In the body-image wars (like any conflict), it’s not often that one side admits being wrong. It seems that the fashion industry continually attempts to justify ignoring the majority of the population that isn’t slim or very slim, or even worse, refuses to respond to what most people see as valid criticisms.

But in a surprising move, the head of retail giant H&M has come forward and said that their models are “too thin”: For a company that must look at the sizes of the clothing it sells and notices that more Larges and Extra-Larges are flying off the shelves than Smalls, this admission makes sense. As reported on Good Morning America, Karl Johan Persson, CEO of the store, said: "Some of our models have been too skinny. That's not OK." He said H&M should take responsbility for the way it advertises its styles and that he wants to "show diversity in our advertising" and "not give people the impression that girls have to look a certain way."

Without too much fanfare (which in itself was a pretty cool move; they could have made a big deal about it), the Swedish superchain tapped Jenny Runk (see above), a plus-size model, to launch their summer swim campaign, while simultaneously focusing their advertising on spots with Beyonce, who, while she's not plus-sized, is certainly significantly curvier than a traditional model. Of course, the decision has led to some backlash, but model Runk seems like she's got a pretty smart head on her shoulders, according to what she had to say about it all in the video below.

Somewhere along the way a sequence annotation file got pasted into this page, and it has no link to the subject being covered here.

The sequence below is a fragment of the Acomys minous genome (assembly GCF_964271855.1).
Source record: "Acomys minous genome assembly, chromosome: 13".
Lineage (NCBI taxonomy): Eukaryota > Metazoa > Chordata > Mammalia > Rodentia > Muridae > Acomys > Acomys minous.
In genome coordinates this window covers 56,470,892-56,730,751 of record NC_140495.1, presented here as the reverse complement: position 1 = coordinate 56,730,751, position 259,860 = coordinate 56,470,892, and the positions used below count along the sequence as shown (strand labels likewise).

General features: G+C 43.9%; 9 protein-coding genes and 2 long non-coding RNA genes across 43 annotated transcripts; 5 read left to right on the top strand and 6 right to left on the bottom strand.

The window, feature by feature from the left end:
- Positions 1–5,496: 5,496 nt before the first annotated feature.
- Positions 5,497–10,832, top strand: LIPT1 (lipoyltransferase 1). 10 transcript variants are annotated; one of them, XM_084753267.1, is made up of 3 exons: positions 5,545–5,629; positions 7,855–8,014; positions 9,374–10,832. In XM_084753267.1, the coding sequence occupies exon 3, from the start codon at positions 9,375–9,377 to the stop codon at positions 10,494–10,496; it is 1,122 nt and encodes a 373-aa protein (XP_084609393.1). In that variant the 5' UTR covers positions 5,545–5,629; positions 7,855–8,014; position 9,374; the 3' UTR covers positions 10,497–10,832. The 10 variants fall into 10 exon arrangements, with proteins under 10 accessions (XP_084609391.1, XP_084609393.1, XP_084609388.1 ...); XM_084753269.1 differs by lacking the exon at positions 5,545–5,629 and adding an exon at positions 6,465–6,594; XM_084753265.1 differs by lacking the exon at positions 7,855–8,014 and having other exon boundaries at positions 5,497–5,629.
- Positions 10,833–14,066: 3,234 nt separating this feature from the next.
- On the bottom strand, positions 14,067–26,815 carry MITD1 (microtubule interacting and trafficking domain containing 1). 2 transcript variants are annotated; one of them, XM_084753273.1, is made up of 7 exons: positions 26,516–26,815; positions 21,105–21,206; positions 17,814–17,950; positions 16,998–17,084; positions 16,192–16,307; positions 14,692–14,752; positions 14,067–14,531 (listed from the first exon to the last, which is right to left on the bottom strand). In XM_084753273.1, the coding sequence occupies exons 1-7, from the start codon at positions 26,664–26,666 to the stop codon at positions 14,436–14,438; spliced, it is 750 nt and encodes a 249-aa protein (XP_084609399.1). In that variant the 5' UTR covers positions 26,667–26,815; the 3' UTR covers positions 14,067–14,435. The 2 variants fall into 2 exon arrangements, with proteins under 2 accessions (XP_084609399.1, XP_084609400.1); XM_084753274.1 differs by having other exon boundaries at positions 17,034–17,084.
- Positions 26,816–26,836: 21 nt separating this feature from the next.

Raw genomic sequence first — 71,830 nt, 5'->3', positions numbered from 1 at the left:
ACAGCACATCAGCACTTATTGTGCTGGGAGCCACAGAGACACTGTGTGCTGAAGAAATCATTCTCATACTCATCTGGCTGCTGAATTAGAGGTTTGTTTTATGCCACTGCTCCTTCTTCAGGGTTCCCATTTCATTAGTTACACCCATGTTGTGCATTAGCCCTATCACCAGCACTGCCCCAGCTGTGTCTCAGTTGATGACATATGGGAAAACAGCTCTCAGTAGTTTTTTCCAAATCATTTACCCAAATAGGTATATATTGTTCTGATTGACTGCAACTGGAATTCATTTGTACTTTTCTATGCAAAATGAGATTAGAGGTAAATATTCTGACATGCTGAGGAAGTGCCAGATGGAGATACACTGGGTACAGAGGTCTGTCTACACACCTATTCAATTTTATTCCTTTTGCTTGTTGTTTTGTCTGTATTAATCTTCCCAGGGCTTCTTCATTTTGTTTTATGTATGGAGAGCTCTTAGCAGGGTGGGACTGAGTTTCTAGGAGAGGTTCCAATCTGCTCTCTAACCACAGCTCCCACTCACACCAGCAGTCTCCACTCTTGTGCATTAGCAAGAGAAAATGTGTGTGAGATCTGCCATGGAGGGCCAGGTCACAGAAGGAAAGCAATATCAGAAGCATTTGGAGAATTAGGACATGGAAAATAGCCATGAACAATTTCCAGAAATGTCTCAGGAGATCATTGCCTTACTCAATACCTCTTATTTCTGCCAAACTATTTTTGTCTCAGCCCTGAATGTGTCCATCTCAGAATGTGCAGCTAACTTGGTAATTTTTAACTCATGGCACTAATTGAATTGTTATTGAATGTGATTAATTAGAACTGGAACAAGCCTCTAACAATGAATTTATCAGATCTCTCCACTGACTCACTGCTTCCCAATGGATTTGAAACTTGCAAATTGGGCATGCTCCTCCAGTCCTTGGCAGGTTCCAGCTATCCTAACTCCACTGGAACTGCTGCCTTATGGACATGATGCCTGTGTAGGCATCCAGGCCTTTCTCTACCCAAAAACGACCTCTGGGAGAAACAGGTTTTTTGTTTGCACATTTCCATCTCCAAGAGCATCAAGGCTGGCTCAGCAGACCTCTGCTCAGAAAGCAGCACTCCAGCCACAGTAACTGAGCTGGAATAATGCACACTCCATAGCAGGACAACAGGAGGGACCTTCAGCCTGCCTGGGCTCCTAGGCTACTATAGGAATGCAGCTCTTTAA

"I believe that the models in our advertising should look sound and healthy," H&M's Persson said. Now doesn't that make sense? 

I’d bet that H&M’s admission is only the first of many; we will be seeing more variety in the types of sizes (and races) of bodies we see in coming years. The new stars are going to look a lot more like us, and a lot less like some unattainable ideal. Because in a world of selfies on Facebook, and self-made YouTube stars, the next generation isn't going to be sitting around being told what's cool; they are going to be telling companies what's up. The smart ones will be listening. 

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